Page 601 - Week 02 - Wednesday, 11 February 2009

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Motion, as amended, agreed to.

Mental health—planning

MS BRESNAN (Brindabella) (11.10): I move:

That this Assembly:

(1) notes:

(a) the progressive mental health policy reform occurring across Australia; and

(b) the need for the ACT Government’s Mental Health Services Plan 2008-13 to reflect and keep pace with this reform; and

(2) calls on the ACT Government to:

(a) table the KPMG reports relating to consultation on the Draft Mental Health Services Plan 2008-13; and

(b) ensure that the finalised Mental Health Services Plan 2008-13:

(i) reflects the policy directions established by the ACT Greens-ALP Parliamentary Agreement;

(ii) provides clear targets for 2013;

(iii) outlines how those targets will be achieved; and

(iv) presents vision and innovation for mental health policy to 2020.

In late 2005, the Mental Health Council of Australia released Not for service: experience of injustice and despair in mental health care in Australia. It was the most significant report on mental health care in Australia for over a decade, and it led to substantial public debate at the time. It demonstrated that, despite government commitment to mental health reforms since the early 1990s, services remained highly inadequate from a consumer perspective and ran the risk of causing further deterioration in a consumer’s health and wellbeing.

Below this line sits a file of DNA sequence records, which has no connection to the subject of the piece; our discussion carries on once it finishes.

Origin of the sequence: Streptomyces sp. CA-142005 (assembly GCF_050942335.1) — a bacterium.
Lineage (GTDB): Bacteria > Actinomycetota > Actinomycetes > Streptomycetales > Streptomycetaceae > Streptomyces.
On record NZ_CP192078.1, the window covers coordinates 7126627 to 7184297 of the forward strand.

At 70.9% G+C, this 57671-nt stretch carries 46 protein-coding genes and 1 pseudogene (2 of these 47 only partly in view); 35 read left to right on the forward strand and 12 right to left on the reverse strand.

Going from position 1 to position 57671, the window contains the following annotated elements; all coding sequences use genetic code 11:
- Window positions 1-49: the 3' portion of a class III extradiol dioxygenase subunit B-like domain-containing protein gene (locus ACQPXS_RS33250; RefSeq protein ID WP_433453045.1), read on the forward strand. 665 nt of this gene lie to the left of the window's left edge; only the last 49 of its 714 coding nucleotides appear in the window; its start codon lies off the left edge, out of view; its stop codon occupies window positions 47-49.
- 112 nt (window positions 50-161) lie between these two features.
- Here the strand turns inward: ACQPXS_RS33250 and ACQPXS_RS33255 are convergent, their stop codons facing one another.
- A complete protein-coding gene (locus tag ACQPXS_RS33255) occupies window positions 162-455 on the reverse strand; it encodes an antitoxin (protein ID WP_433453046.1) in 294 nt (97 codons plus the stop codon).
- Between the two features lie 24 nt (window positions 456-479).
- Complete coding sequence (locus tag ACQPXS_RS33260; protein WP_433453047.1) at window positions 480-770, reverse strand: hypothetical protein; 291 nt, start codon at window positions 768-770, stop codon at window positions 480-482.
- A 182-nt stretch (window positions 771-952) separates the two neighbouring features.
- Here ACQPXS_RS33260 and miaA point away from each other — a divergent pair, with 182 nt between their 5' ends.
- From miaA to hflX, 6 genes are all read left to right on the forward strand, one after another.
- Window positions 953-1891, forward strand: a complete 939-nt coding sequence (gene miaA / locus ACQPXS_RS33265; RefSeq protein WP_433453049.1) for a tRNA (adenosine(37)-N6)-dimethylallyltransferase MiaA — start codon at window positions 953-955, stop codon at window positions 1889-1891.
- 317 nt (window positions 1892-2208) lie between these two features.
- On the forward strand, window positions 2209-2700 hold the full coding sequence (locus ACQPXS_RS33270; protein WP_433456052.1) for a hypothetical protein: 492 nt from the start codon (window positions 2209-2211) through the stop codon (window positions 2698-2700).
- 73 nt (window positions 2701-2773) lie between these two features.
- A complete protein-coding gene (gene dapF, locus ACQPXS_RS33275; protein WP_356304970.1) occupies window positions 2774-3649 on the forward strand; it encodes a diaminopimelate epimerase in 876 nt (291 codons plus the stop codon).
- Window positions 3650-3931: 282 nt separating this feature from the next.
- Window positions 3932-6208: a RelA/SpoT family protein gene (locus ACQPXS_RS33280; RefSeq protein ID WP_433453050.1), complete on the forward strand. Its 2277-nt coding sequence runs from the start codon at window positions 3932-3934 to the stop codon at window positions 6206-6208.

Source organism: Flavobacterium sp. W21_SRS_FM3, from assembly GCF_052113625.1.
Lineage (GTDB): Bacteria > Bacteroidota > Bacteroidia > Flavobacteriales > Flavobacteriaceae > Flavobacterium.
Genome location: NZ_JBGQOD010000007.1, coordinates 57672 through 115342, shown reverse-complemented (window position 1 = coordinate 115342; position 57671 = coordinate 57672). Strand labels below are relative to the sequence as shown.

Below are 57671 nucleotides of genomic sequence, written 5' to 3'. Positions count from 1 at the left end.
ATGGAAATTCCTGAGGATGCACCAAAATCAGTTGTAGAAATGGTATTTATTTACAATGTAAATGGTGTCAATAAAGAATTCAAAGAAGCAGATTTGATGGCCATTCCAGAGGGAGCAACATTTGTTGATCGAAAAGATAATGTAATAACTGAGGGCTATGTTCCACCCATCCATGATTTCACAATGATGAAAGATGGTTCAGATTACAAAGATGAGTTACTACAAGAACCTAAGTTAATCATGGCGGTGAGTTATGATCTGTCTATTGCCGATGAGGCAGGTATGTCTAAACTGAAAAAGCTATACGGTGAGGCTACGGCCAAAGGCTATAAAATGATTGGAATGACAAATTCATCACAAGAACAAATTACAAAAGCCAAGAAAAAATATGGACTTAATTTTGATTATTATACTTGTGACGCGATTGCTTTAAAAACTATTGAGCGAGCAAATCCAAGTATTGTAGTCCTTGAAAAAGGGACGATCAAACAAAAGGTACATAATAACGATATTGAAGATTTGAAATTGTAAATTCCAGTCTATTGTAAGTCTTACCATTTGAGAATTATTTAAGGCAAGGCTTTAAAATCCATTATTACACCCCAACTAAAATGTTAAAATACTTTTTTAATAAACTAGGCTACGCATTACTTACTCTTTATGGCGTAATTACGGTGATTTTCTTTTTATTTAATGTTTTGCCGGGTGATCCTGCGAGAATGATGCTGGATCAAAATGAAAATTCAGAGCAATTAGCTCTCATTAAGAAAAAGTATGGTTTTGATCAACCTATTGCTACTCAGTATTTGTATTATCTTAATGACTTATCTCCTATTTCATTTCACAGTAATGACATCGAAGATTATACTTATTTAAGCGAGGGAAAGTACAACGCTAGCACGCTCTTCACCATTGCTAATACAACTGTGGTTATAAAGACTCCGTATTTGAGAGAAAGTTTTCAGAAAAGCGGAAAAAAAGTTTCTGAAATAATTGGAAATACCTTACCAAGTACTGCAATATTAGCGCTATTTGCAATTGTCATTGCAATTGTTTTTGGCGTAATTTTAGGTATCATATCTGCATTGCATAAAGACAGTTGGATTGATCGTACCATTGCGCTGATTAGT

Key issues identified in public consultations and formal submissions in the ACT included: a great deal of difficulty when accessing services, even when in crisis; an inadequate approach to management of forensic mental health issues; a lack of basic hospital and rehabilitation services; little attention to issues of early intervention; major staff shortages impacting on the quality of services delivered; the large role played by police and emergency services in acute mental health care; a lack of community-based health and housing services; and inadequate responses to serious incidents.

At the time, the ACT government responded positively to the report by acknowledging the depth of the problem and committing to a significant improvement

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